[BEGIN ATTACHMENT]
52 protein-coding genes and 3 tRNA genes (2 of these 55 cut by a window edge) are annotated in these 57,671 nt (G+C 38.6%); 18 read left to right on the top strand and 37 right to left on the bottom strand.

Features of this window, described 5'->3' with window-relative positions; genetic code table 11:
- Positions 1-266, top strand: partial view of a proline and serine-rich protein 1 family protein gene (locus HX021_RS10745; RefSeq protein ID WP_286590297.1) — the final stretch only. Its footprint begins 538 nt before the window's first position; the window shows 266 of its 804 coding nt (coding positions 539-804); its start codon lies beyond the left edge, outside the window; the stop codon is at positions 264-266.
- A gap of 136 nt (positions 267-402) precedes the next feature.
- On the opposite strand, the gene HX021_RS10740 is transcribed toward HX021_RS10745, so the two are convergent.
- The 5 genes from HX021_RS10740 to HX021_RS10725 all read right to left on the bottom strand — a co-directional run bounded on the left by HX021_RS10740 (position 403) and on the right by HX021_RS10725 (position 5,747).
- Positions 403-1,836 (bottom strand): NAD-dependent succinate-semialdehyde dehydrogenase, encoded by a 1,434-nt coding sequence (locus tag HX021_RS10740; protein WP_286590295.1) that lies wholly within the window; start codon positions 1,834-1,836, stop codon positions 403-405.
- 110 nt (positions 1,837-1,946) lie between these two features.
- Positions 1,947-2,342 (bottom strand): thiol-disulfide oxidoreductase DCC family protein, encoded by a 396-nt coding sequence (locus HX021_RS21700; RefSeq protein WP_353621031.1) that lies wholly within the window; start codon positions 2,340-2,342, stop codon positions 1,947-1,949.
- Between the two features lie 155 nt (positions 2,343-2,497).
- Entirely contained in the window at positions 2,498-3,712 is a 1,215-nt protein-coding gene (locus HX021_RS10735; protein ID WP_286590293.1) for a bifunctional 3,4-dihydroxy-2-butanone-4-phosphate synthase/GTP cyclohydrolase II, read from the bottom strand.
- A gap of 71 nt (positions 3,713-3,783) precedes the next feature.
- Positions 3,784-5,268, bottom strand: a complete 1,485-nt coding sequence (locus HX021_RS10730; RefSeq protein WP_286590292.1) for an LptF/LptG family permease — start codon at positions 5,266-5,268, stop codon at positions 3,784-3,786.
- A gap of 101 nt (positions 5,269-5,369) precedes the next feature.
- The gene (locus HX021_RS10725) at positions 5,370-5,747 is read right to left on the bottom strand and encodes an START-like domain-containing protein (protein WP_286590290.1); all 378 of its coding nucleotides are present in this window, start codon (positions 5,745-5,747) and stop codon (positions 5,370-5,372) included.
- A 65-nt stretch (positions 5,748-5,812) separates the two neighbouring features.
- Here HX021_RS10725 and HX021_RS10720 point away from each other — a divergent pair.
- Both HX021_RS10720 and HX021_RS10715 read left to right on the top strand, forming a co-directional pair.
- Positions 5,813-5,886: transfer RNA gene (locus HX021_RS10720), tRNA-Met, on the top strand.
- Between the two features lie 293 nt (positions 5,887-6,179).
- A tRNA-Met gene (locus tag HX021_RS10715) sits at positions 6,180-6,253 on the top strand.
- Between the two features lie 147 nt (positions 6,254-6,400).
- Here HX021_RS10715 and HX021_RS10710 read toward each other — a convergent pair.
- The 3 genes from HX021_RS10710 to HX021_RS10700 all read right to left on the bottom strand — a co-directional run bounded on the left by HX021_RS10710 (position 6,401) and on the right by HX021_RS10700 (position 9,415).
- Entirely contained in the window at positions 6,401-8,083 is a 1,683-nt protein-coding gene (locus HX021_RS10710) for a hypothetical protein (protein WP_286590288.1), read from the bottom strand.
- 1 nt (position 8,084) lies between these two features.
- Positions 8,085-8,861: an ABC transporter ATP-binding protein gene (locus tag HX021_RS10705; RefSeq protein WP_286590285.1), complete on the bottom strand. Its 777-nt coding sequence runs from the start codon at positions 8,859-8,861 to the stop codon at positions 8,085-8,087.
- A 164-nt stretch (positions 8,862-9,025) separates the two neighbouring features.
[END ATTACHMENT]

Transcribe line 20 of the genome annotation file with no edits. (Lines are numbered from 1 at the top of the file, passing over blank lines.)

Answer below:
- Between the two features lie 293 nt (positions 5,887-6,179).